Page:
Read More: Mexican Banks Tumble on AMLO’s Surprise Proposal to Limit Fees

If the next government and Congress adopt an unorthodox agenda that undermines Mexican institutions, the peso would weaken to 19.20 per US dollar, Morgan Stanley analysts said in an April note. Barclays strategists saw odds the peso would see a 4% plunge if Morena were to win a constitutional majority that would lead to a more leftist radical reform agenda, they wrote in a note ahead of the election, while adding that chances of that were small. 

“The possibility of a supermajority in congress would be a material game changer for Mexico,” said Gordian Kemen, head of emerging-market sovereign strategy at Standard Chartered Bank. “I can see the market getting concerned about energy policy, fiscal stance, but also monetary policy.”

‘Super peso’ 

The peso has also been the best performing major currency over the last six years, during Lopez Obrador’s term, flying in the face of concerns that his policies would spark a deep devaluation. His government bucked expectations for higher spending and instead maintained fiscal discipline that set it apart from other economies, whose deficits blew out during the pandemic. However, Lopez Obrador ramped up spending this year, leaving the challenge to Sheinbaum to rein it back in.

Sheinbaum’s double-digit lead in the months ahead of the election had helped keep the peso steady on an expectation of continuity. Investors have seen Sheinbaum providing stability in Latin America’s second-largest economy with the potential that she takes a more market-friendly tack than Lopez Obrador, who couldn’t seek another term. 

Read More: AMLO Looms Over His Protege’s Path to Historic Victory in Mexico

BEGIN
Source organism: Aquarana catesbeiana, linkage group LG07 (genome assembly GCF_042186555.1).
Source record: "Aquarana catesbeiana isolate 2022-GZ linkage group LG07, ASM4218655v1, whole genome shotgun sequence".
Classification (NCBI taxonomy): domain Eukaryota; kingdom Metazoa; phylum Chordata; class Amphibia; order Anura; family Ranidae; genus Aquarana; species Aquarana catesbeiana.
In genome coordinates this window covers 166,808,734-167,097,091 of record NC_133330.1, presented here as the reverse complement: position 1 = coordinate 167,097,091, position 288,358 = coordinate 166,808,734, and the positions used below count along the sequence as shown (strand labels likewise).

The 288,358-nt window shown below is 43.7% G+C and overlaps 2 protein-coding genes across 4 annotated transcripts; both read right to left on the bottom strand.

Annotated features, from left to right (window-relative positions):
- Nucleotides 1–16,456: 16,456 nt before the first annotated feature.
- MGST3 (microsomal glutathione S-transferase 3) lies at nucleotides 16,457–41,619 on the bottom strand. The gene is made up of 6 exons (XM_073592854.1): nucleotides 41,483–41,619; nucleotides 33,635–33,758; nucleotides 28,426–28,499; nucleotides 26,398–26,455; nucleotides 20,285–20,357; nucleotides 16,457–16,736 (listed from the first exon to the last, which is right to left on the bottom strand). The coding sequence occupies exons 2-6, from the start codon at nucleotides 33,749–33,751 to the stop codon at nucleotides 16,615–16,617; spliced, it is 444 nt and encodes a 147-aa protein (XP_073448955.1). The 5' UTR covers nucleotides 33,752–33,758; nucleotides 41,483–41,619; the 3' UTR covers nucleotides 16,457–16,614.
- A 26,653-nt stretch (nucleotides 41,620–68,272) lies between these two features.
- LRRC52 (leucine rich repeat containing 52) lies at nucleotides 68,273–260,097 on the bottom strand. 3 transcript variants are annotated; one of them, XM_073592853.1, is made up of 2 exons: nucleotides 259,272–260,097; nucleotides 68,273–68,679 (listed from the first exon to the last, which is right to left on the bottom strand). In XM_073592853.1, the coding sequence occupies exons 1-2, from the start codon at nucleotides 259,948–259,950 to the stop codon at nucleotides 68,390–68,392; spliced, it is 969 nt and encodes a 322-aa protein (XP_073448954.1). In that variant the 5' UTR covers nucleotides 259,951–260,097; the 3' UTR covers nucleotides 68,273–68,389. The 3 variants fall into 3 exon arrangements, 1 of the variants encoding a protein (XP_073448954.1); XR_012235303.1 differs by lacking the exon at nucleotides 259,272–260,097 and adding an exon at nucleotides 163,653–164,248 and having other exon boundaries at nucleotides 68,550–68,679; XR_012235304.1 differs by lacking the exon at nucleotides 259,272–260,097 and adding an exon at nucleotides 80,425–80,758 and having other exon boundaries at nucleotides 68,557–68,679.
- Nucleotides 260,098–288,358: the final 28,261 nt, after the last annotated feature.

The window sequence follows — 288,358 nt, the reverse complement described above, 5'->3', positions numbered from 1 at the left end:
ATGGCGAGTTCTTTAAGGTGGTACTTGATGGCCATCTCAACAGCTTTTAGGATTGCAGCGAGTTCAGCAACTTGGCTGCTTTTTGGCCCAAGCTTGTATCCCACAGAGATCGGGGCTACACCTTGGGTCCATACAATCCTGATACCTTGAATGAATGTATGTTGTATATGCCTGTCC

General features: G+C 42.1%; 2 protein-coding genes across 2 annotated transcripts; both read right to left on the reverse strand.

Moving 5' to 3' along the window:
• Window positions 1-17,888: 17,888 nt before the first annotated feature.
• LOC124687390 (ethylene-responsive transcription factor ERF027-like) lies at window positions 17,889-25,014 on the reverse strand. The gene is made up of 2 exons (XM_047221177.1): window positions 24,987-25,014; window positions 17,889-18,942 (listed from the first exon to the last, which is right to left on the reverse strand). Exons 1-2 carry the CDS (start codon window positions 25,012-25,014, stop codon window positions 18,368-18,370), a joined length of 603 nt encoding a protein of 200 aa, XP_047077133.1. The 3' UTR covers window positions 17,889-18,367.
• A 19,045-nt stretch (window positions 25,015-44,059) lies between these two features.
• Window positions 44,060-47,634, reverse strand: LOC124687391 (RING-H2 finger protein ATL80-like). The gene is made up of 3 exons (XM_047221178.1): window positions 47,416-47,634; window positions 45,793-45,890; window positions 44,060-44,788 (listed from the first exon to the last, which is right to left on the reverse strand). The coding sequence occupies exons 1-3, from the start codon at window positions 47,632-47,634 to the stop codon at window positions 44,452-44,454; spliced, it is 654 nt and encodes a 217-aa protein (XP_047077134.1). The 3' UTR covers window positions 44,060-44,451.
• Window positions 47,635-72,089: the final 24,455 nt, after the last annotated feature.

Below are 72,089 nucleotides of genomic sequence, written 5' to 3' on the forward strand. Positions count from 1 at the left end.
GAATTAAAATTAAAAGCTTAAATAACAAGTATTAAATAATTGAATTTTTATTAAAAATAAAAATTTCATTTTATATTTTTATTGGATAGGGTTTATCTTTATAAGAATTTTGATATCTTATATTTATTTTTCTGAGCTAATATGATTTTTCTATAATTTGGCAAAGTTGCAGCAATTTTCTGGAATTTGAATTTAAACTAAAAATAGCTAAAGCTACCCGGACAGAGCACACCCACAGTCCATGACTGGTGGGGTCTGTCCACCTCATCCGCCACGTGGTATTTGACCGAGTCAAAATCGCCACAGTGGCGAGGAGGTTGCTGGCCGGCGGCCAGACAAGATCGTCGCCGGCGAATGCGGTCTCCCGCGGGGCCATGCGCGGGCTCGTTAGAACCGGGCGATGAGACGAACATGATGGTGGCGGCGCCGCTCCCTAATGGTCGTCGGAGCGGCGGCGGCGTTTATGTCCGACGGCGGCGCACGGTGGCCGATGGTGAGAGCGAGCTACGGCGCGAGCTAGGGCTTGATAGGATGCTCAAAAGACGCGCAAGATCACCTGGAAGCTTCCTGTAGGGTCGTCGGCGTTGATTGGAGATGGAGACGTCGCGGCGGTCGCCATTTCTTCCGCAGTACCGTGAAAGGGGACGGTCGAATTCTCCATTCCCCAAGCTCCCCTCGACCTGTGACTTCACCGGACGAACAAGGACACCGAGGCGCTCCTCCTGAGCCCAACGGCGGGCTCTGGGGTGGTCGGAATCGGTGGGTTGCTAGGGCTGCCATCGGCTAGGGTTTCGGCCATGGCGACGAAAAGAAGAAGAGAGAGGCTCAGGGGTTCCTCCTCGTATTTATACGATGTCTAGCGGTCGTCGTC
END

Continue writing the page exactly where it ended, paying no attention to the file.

Analysts at Morgan Stanley projected there was a chance that Sheinbaum could be more open to private investment in the power sector and take measures to draw more factories to Mexico in the trend called nearshoring. 

In her first speech as president-elect, Sheinbaum pledged to respect central bank autonomy and fiscal discipline, calling for more investment in renewable energy and promising to promote foreign investment. 

The strong carry appeal for the currency should continue to provide some support for the Mexican peso, potentially making any selloffs transitory, said Claudia Ceja, a strategist at BBVA Mexico. 

Mexico’s long transition period — the new Congress won’t take office until September, while Sheinbaum will be inaugurated in October — also means it will take some time to see if investors’ initial concerns play out.

That also leaves space for Congress to approve some of Lopez Obrador’s proposed reforms before Sheinbaum’s first day in office, said Gabriel Casillas, chief Latin America economist at Barclays. 

“This is not what market participants were expecting,” Casillas said. “We could see a further adjustment of asset prices to reflect this apparent new reality.” 

--With assistance from Selcuk Gokoluk, Maria Elena Vizcaino, Carolina Wilson, Matthew Burgess, Colleen Goko and Philip Sanders.

(Updates market prices from second paragraph and adds strategist comment in the ninth.)